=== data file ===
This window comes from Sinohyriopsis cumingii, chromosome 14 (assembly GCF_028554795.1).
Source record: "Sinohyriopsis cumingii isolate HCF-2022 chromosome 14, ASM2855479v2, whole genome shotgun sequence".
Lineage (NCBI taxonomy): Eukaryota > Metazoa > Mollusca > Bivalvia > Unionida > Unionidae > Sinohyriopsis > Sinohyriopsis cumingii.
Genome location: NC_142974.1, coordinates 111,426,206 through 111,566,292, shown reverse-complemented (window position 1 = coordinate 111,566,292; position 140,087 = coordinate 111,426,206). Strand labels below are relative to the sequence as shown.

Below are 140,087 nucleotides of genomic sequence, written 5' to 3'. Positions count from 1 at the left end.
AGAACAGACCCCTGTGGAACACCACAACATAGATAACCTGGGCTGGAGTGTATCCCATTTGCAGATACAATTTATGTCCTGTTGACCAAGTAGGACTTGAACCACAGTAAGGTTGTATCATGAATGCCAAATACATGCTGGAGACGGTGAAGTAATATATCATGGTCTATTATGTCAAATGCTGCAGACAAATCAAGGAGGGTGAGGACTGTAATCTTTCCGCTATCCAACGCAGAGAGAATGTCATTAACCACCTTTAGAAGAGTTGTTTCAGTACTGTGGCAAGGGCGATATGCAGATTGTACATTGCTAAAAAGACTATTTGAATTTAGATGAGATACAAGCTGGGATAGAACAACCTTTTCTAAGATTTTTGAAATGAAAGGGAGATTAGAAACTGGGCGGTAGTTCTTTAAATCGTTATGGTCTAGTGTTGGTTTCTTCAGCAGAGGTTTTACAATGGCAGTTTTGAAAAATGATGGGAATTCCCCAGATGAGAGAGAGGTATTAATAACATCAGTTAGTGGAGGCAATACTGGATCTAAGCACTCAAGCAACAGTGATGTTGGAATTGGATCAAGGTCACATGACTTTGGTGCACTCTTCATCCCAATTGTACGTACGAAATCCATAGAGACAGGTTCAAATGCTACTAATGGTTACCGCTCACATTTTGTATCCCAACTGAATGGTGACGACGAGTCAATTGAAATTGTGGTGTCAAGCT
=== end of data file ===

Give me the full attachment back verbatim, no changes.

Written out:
This window comes from Sinohyriopsis cumingii, chromosome 14 (assembly GCF_028554795.1).
Source record: "Sinohyriopsis cumingii isolate HCF-2022 chromosome 14, ASM2855479v2, whole genome shotgun sequence".
Lineage (NCBI taxonomy): Eukaryota > Metazoa > Mollusca > Bivalvia > Unionida > Unionidae > Sinohyriopsis > Sinohyriopsis cumingii.
Genome location: NC_142974.1, coordinates 111,426,206 through 111,566,292, shown reverse-complemented (window position 1 = coordinate 111,566,292; position 140,087 = coordinate 111,426,206). Strand labels below are relative to the sequence as shown.

Below are 140,087 nucleotides of genomic sequence, written 5' to 3'. Positions count from 1 at the left end.
AGAACAGACCCCTGTGGAACACCACAACATAGATAACCTGGGCTGGAGTGTATCCCATTTGCAGATACAATTTATGTCCTGTTGACCAAGTAGGACTTGAACCACAGTAAGGTTGTATCATGAATGCCAAATACATGCTGGAGACGGTGAAGTAATATATCATGGTCTATTATGTCAAATGCTGCAGACAAATCAAGGAGGGTGAGGACTGTAATCTTTCCGCTATCCAACGCAGAGAGAATGTCATTAACCACCTTTAGAAGAGTTGTTTCAGTACTGTGGCAAGGGCGATATGCAGATTGTACATTGCTAAAAAGACTATTTGAATTTAGATGAGATACAAGCTGGGATAGAACAACCTTTTCTAAGATTTTTGAAATGAAAGGGAGATTAGAAACTGGGCGGTAGTTCTTTAAATCGTTATGGTCTAGTGTTGGTTTCTTCAGCAGAGGTTTTACAATGGCAGTTTTGAAAAATGATGGGAATTCCCCAGATGAGAGAGAGGTATTAATAACATCAGTTAGTGGAGGCAATACTGGATCTAAGCACTCAAGCAACAGTGATGTTGGAATTGGATCAAGGTCACATGACTTTGGTGCACTCTTCATCCCAATTGTACGTACGAAATCCATAGAGACAGGTTCAAATGCTACTAATGGTTACCGCTCACATTTTGTATCCCAACTGAATGGTGACGACGAGTCAATTGAAATTGTGGTGTCAAGCT